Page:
Resilience is the ability to bounce back after life dumps on you. Think about the elastic in a fitted sheet, waistband, or swimsuit. It springs back into shape after it’s stretched; it’s called resilience.
I had the opportunity to hear Christian Moore, Licensed Clinical Social Worker and author of The Resilience Breakthrough: 27 Tools for Turning Adversity into Action. His challenging life taught him to flip a switch and use his pain, anger, disappointment, etc. to fuel improvement. He designed a program for schools (Why Try) to develop kids resilience, therefore reducing the number of suicides, delinquents, and bullies.
Following are a few examples of people with resilience skills: Parents, students, and teachers of school shootings, Auschwitz survivors, veterans, families after natural disasters, farmers with years of drought and low commodity prices, individuals with chronic or acute pain, or people with a terminal illness.
Building resilience happens with experience. Imagine the following scenarios: Someone makes fun of you, or criticizes your work; a friend calls you nasty names; a family member tells lies about you; a trusted friend doesn’t return your calls; you break your leg before vacation; you lose your job; your spouse cheats on you; you have a car accident; or someone you love, dies.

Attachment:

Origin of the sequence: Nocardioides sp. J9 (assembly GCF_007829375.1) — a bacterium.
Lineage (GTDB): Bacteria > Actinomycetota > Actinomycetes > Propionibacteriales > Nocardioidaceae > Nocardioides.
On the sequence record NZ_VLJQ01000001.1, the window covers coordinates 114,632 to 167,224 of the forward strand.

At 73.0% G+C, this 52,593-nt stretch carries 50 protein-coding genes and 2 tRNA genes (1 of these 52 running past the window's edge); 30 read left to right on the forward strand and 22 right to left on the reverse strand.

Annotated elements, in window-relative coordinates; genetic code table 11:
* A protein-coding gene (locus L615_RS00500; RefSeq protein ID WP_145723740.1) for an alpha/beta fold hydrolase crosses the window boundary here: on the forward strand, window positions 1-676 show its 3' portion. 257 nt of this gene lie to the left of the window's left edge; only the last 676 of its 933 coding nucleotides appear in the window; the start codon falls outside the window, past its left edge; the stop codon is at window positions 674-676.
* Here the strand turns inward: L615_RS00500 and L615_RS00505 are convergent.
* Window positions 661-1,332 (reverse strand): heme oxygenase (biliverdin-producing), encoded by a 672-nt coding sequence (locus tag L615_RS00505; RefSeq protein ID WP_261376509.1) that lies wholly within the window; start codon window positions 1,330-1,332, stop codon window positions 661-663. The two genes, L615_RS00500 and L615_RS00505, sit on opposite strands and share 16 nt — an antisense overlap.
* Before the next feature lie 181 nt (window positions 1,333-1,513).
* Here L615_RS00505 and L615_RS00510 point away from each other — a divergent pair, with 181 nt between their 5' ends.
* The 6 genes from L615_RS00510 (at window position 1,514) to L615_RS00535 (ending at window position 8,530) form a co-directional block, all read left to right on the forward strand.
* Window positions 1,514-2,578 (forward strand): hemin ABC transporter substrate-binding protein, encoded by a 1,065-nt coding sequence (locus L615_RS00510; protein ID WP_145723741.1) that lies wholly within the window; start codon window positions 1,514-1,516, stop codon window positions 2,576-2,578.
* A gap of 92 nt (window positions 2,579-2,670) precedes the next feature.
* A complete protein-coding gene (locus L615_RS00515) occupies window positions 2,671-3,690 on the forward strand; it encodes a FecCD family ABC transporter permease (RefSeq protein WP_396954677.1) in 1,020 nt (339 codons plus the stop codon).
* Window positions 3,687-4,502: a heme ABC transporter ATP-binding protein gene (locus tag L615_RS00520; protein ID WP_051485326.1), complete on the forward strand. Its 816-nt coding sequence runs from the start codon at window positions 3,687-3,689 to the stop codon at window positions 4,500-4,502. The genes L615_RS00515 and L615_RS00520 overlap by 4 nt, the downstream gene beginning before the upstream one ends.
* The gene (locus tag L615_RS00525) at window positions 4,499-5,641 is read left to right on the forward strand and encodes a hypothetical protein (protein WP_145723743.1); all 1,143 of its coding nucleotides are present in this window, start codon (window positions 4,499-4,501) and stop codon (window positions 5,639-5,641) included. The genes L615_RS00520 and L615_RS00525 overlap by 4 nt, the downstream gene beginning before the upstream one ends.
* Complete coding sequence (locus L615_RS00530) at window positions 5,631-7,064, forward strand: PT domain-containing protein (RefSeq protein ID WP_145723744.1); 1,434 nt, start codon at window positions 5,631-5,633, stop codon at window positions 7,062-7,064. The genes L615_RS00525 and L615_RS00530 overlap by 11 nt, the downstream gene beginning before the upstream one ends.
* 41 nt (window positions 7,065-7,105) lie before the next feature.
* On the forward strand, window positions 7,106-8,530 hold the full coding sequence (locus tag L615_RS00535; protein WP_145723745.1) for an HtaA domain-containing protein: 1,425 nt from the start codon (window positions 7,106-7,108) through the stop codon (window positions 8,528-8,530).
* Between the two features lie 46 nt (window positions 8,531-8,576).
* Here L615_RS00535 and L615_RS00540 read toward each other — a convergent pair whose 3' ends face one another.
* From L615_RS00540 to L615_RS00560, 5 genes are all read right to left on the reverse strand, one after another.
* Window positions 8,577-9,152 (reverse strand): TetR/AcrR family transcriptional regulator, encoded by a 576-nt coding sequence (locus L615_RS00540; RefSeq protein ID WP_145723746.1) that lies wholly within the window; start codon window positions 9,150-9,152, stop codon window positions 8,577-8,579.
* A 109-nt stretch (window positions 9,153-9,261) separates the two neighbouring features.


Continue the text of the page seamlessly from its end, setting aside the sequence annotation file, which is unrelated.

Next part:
Resilience develops while moving through life events.
What has helped you through past trauma? Who have you talked with? Who needs you? What has motivated you to try again? Where do you store strength? When have you used pain to fuel productive action? How have you found the energy to put your feet on the floor and begin a new day?
Answer those questions, and you have a personal list of skills to help you in the future. You know they work for you because they helped you in the past. Write them down.
Imagine the light switch inside your back door as holding your resilience skills. Your house is dark, and you feel for the switch and flip it on. Voilà.You now see clearly and find your way. It’s the same with resilience. We often have little control over life’s tragedies, but if we know where to find our switch and how to turn it on, moving out of the darkness is possible.
How do YOU bounce back?
Until the next time: Live while you live.
Jennifer Goble, Ph.D., LPC, is the author of “My Clients…My Teachers,” and the blogger and writer of Rural Women Stories: www.ruralwomenstories.com.
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